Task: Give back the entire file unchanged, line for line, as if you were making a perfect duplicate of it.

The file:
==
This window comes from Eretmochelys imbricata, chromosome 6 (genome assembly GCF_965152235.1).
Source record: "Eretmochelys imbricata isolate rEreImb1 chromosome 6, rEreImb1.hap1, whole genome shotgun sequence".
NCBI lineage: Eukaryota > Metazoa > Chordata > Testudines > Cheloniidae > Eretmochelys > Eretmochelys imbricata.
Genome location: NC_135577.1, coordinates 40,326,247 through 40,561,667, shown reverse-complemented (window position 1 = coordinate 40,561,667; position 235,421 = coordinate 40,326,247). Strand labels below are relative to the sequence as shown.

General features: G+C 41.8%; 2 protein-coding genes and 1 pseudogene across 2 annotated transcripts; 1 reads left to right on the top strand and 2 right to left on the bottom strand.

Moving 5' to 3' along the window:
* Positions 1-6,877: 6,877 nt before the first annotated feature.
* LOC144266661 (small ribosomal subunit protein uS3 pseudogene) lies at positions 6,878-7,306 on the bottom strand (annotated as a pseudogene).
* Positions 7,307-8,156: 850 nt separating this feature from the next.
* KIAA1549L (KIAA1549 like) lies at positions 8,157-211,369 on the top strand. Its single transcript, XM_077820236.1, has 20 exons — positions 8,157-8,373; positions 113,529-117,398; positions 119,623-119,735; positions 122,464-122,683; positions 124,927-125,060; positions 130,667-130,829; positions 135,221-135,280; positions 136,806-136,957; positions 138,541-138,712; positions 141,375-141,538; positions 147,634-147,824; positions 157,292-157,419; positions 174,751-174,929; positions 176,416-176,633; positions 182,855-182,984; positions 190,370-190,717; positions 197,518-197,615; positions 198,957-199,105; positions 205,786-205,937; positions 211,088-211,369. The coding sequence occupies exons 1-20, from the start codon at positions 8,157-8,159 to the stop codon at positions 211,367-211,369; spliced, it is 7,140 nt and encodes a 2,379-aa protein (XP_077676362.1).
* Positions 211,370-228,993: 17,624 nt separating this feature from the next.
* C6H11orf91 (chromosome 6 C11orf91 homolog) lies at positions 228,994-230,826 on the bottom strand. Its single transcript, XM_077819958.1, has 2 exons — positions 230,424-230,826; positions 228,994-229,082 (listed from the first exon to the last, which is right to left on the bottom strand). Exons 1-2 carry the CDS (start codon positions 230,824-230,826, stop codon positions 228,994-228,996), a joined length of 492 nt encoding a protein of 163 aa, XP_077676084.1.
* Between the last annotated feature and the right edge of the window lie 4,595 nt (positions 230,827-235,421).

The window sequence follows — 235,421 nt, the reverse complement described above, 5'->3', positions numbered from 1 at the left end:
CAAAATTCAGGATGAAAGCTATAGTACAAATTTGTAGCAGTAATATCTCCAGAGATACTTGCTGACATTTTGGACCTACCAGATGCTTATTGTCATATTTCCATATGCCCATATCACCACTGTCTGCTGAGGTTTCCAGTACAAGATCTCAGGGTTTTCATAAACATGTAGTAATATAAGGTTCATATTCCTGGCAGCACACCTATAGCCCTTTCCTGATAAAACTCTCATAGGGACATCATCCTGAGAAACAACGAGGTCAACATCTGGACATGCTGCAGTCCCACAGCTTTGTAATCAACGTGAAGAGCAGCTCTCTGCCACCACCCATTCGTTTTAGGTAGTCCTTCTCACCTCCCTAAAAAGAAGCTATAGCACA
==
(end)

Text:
This window comes from Eretmochelys imbricata, chromosome 6 (genome assembly GCF_965152235.1).
Source record: "Eretmochelys imbricata isolate rEreImb1 chromosome 6, rEreImb1.hap1, whole genome shotgun sequence".
NCBI lineage: Eukaryota > Metazoa > Chordata > Testudines > Cheloniidae > Eretmochelys > Eretmochelys imbricata.
Genome location: NC_135577.1, coordinates 40,326,247 through 40,561,667, shown reverse-complemented (window position 1 = coordinate 40,561,667; position 235,421 = coordinate 40,326,247). Strand labels below are relative to the sequence as shown.

General features: G+C 41.8%; 2 protein-coding genes and 1 pseudogene across 2 annotated transcripts; 1 reads left to right on the top strand and 2 right to left on the bottom strand.

Moving 5' to 3' along the window:
* Positions 1-6,877: 6,877 nt before the first annotated feature.
* LOC144266661 (small ribosomal subunit protein uS3 pseudogene) lies at positions 6,878-7,306 on the bottom strand (annotated as a pseudogene).
* Positions 7,307-8,156: 850 nt separating this feature from the next.
* KIAA1549L (KIAA1549 like) lies at positions 8,157-211,369 on the top strand. Its single transcript, XM_077820236.1, has 20 exons — positions 8,157-8,373; positions 113,529-117,398; positions 119,623-119,735; positions 122,464-122,683; positions 124,927-125,060; positions 130,667-130,829; positions 135,221-135,280; positions 136,806-136,957; positions 138,541-138,712; positions 141,375-141,538; positions 147,634-147,824; positions 157,292-157,419; positions 174,751-174,929; positions 176,416-176,633; positions 182,855-182,984; positions 190,370-190,717; positions 197,518-197,615; positions 198,957-199,105; positions 205,786-205,937; positions 211,088-211,369. The coding sequence occupies exons 1-20, from the start codon at positions 8,157-8,159 to the stop codon at positions 211,367-211,369; spliced, it is 7,140 nt and encodes a 2,379-aa protein (XP_077676362.1).
* Positions 211,370-228,993: 17,624 nt separating this feature from the next.
* C6H11orf91 (chromosome 6 C11orf91 homolog) lies at positions 228,994-230,826 on the bottom strand. Its single transcript, XM_077819958.1, has 2 exons — positions 230,424-230,826; positions 228,994-229,082 (listed from the first exon to the last, which is right to left on the bottom strand). Exons 1-2 carry the CDS (start codon positions 230,824-230,826, stop codon positions 228,994-228,996), a joined length of 492 nt encoding a protein of 163 aa, XP_077676084.1.
* Between the last annotated feature and the right edge of the window lie 4,595 nt (positions 230,827-235,421).

The window sequence follows — 235,421 nt, the reverse complement described above, 5'->3', positions numbered from 1 at the left end:
CAAAATTCAGGATGAAAGCTATAGTACAAATTTGTAGCAGTAATATCTCCAGAGATACTTGCTGACATTTTGGACCTACCAGATGCTTATTGTCATATTTCCATATGCCCATATCACCACTGTCTGCTGAGGTTTCCAGTACAAGATCTCAGGGTTTTCATAAACATGTAGTAATATAAGGTTCATATTCCTGGCAGCACACCTATAGCCCTTTCCTGATAAAACTCTCATAGGGACATCATCCTGAGAAACAACGAGGTCAACATCTGGACATGCTGCAGTCCCACAGCTTTGTAATCAACGTGAAGAGCAGCTCTCTGCCACCACCCATTCGTTTTAGGTAGTCCTTCTCACCTCCCTAAAAAGAAGCTATAGCACA